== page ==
Compared to last week, light receipts of yearling feeder cattle sold steady to 3.00 higher while spotty offerings of calves traded unevenly steady.  Reports from across the country noted that offerings were on the plainer side, yet prices still mostly trended in a positive direction which could lend extra support for the market. 

 Salebarns north of Interstate-70 have almost completely gone to an abbreviated schedule of having maybe one or two sales per month.  Further south, the auctions are still held every week, but receipts are progressively becoming lighter and the number of cattle that would satisfy Northern orders have become scarce.  For the year, nationwide feeder cattle auction receipts are running 5.6 percent lighter than 2011 and 9.2 percent lighter than the 5 year average.  As offerings shrink, the demand for yearling feeders has started to percolate, with most market watchers expecting prices to overflow just as temperatures get the hottest (July and August). 

Thursday in Valentine, NE a lone load of 8 weight steers forecasted this summer’s fortune by averaging 806 lbs at 162.25.  The very next day, cattle producers ran through the streets screaming Extra! Extra! with their hot-off-the-press copy of this month’s cattle-on-feed report.  Finally, after 23 straight months of year over year increases, the on-feed inventory was less than the previous year.  May 1st totals were 99.4 percent of 2011 and nearly a full percentage point lower than the already scaled-back average guess of the industry’s top analysts. 

Placements and marketings were even more bullish, with 14.8 percent fewer cattle placed on feed during April and 100.4 percent marketed through the month.  Both of these data were much friendlier to the feeder cattle market than the experts could crunch and the wild bull that this report has released from the chute is carrying a little more than a touch-of-ear and has a colorful hair-coat (much like many of the load-lot yearlings on offer at this week’s high-volume salebarns across the Southern Plains and lower Midwest).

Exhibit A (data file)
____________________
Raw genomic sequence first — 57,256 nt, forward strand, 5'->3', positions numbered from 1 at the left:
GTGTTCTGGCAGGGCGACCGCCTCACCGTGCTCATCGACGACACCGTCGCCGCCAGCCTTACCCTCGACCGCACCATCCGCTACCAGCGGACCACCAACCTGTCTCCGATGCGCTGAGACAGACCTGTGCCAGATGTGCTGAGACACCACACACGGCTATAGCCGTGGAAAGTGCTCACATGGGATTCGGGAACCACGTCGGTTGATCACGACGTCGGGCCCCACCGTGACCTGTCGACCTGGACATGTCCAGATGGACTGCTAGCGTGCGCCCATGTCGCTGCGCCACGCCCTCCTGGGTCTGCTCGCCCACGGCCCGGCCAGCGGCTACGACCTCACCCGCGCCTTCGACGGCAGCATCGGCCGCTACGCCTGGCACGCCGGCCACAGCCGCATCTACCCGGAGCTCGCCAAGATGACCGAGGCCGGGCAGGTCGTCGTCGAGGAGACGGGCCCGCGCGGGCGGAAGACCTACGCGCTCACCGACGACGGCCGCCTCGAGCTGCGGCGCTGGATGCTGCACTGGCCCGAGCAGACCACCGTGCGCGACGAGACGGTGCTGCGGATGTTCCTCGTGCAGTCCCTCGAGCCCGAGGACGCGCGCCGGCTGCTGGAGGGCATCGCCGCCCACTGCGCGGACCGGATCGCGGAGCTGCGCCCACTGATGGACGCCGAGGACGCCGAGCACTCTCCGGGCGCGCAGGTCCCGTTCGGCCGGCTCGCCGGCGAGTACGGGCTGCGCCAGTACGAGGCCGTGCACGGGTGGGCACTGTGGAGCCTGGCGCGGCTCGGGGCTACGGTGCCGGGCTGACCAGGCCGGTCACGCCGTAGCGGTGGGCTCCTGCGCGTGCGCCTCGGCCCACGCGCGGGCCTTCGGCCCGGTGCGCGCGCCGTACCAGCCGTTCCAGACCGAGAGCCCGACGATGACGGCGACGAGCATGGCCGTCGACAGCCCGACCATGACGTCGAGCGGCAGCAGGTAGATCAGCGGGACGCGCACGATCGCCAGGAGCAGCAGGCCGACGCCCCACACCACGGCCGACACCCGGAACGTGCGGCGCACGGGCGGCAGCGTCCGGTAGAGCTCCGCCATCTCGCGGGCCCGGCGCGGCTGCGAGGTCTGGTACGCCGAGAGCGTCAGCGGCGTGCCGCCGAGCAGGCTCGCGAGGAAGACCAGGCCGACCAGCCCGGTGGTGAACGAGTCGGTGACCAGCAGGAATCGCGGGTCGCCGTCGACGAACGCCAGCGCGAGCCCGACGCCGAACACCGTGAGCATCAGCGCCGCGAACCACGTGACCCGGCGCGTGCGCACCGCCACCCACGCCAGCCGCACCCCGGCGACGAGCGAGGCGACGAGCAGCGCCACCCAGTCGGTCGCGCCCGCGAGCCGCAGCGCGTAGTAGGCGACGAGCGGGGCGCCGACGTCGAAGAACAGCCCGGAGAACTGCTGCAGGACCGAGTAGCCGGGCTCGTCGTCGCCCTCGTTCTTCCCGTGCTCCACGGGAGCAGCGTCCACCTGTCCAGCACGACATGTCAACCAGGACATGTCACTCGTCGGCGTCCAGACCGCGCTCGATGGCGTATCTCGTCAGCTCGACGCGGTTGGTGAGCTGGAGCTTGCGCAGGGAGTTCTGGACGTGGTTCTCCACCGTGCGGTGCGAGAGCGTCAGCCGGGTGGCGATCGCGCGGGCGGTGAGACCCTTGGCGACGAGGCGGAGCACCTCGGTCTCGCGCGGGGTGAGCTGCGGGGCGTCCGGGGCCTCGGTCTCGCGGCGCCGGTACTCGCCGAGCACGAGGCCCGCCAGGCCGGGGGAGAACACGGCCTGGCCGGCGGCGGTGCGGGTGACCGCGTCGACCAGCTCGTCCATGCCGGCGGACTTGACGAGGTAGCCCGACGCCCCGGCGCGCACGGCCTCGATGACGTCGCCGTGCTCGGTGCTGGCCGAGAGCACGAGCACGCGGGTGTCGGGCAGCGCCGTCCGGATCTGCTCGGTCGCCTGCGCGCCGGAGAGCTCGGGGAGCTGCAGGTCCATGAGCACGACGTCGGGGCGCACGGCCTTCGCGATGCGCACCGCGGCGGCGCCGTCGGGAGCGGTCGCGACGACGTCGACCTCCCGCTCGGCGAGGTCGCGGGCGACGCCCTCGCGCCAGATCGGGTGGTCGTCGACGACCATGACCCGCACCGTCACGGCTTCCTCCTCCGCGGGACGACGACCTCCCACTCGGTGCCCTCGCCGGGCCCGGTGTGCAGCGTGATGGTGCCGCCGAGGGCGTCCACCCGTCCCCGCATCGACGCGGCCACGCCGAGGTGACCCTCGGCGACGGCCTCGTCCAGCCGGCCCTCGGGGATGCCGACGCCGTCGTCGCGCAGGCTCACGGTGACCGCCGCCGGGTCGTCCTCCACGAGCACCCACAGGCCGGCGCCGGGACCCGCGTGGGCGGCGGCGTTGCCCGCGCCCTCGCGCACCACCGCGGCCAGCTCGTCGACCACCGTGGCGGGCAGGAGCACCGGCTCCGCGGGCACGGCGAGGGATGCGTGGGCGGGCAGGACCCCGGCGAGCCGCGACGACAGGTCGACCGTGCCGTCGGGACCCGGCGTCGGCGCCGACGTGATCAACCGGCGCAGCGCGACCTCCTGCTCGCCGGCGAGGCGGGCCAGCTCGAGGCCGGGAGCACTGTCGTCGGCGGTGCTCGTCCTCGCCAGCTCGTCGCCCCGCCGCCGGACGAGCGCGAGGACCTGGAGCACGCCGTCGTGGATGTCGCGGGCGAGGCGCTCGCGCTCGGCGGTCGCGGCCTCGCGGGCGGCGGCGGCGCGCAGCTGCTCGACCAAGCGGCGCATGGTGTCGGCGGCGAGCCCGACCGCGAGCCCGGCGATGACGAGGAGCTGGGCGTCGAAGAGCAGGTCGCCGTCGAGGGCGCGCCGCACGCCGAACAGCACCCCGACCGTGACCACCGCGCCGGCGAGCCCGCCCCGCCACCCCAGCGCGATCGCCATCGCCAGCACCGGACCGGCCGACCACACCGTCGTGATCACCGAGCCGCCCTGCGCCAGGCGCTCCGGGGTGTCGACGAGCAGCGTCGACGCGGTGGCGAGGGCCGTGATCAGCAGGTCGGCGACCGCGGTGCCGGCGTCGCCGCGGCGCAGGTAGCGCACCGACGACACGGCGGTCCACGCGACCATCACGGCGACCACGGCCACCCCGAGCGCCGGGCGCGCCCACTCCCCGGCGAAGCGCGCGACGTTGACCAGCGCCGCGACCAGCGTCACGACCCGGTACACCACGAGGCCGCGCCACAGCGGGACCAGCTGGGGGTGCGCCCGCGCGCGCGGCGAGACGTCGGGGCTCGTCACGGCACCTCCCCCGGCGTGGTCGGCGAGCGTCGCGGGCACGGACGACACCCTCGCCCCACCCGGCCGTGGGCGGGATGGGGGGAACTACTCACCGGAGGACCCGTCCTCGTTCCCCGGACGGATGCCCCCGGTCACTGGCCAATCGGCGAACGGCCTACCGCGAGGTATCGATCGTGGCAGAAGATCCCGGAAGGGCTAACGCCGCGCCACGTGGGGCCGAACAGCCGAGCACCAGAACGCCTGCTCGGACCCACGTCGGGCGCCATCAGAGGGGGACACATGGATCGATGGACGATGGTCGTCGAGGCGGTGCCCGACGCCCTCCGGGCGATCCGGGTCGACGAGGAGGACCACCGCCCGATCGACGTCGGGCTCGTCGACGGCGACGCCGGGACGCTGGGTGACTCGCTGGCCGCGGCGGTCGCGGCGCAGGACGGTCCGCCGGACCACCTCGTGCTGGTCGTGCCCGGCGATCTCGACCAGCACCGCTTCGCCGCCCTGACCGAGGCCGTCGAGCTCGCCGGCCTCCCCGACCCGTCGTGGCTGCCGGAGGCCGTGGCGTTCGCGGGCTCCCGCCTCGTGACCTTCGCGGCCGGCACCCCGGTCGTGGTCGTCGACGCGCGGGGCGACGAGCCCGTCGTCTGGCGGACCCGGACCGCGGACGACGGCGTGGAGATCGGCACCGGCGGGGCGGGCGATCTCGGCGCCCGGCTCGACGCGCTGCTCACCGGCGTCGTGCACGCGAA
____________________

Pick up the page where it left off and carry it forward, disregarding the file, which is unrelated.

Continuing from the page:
Friday’s cattle-on-feed report also broke the standoff in the fed cattle arena with live sales immediately coming in 3.00 higher than last week at 123.00 in the Kansas.  However, many feedlots continued to refuse bids and wanted to take advantage of the situation to gain some extra market position. 

Cattlemen have gotten their proof that feeder cattle supplies have indeed lightened at the same rate as the well-advertised breeding herd.  Now, they need beef consumption to be impressive over the Memorial Day weekend holiday to set the cattle and beef market back on a record pace.  This week’s reported auction volume included 53 percent over 600 lbs and 44 percent heifers.